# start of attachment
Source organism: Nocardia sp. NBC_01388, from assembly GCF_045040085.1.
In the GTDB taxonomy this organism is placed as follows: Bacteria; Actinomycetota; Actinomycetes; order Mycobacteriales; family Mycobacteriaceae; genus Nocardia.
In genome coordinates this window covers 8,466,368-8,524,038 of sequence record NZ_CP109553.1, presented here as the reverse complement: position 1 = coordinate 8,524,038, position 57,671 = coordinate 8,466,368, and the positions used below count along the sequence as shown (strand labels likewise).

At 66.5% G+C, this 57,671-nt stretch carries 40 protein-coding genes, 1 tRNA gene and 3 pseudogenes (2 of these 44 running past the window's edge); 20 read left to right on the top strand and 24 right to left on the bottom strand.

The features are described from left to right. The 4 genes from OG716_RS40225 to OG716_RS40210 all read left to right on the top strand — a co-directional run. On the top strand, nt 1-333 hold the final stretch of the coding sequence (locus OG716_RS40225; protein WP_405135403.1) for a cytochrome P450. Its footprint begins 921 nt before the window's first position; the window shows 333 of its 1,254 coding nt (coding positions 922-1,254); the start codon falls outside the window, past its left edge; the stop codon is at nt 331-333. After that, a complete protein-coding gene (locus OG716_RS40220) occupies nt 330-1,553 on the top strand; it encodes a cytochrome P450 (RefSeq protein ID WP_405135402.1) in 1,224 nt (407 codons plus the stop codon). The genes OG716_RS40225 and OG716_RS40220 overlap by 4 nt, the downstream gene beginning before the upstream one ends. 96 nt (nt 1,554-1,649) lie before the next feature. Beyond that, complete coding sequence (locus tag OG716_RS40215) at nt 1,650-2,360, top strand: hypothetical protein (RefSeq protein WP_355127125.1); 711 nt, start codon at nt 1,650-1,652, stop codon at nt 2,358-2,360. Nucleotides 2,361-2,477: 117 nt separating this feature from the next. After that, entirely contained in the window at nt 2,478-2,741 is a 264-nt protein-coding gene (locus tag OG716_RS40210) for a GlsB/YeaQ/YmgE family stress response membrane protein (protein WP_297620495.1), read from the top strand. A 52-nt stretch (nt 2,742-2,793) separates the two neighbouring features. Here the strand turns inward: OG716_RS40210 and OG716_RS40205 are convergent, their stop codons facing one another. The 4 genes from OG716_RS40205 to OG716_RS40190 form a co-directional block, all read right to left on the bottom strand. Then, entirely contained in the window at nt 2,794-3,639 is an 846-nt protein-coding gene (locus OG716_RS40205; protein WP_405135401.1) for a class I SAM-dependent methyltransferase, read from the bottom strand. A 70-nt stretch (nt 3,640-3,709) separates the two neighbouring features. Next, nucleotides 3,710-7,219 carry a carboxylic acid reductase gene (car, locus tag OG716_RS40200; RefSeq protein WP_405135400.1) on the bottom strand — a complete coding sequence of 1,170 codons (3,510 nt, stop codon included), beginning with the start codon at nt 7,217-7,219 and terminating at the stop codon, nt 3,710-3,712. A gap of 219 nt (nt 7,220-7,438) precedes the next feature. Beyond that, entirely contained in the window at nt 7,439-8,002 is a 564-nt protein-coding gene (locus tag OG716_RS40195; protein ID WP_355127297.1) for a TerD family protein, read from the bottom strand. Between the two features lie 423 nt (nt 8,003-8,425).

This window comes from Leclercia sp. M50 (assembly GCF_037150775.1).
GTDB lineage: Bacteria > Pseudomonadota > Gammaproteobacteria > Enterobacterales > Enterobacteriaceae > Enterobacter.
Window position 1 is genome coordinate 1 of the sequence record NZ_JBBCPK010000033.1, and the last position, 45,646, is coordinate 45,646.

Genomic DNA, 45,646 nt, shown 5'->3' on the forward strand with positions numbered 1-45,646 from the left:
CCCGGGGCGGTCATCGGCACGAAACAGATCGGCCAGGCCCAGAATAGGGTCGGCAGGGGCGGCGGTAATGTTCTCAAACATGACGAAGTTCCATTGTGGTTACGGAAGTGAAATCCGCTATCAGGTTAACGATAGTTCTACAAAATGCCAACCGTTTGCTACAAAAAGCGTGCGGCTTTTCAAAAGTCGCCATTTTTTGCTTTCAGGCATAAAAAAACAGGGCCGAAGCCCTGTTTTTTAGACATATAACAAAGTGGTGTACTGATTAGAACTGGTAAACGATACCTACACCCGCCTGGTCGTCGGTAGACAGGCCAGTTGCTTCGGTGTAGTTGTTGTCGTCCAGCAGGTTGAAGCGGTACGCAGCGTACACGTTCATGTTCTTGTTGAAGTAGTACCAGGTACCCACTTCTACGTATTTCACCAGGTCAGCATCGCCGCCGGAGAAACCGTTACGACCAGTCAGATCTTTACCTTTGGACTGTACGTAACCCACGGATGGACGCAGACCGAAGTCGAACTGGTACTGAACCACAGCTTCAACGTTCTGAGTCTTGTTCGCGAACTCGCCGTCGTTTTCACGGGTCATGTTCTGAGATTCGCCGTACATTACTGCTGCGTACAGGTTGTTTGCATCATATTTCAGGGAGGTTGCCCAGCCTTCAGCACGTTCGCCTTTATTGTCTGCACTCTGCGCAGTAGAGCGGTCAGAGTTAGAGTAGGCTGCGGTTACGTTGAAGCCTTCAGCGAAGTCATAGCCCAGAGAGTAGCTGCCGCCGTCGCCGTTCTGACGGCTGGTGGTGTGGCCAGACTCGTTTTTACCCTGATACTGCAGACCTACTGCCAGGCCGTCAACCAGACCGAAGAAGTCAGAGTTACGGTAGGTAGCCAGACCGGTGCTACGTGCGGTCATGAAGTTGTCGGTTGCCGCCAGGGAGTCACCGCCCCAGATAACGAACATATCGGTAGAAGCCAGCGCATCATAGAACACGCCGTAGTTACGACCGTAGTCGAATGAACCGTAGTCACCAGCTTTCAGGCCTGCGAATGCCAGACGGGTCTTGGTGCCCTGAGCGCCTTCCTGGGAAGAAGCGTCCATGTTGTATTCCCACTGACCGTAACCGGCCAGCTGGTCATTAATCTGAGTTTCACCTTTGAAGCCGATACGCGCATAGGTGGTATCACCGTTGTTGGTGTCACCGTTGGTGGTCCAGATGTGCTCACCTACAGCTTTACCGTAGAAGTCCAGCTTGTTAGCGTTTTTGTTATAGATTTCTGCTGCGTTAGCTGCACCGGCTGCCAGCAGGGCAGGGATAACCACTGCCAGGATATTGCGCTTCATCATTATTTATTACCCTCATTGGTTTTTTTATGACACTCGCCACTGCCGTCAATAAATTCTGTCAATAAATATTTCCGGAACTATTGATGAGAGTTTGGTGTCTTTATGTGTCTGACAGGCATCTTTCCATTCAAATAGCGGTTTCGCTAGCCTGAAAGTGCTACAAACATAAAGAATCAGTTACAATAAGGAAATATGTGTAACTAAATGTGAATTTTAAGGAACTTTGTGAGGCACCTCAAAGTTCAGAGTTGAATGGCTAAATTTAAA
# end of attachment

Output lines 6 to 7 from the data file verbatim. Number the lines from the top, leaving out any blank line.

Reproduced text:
This window comes from Leclercia sp. M50 (assembly GCF_037150775.1).
GTDB lineage: Bacteria > Pseudomonadota > Gammaproteobacteria > Enterobacterales > Enterobacteriaceae > Enterobacter.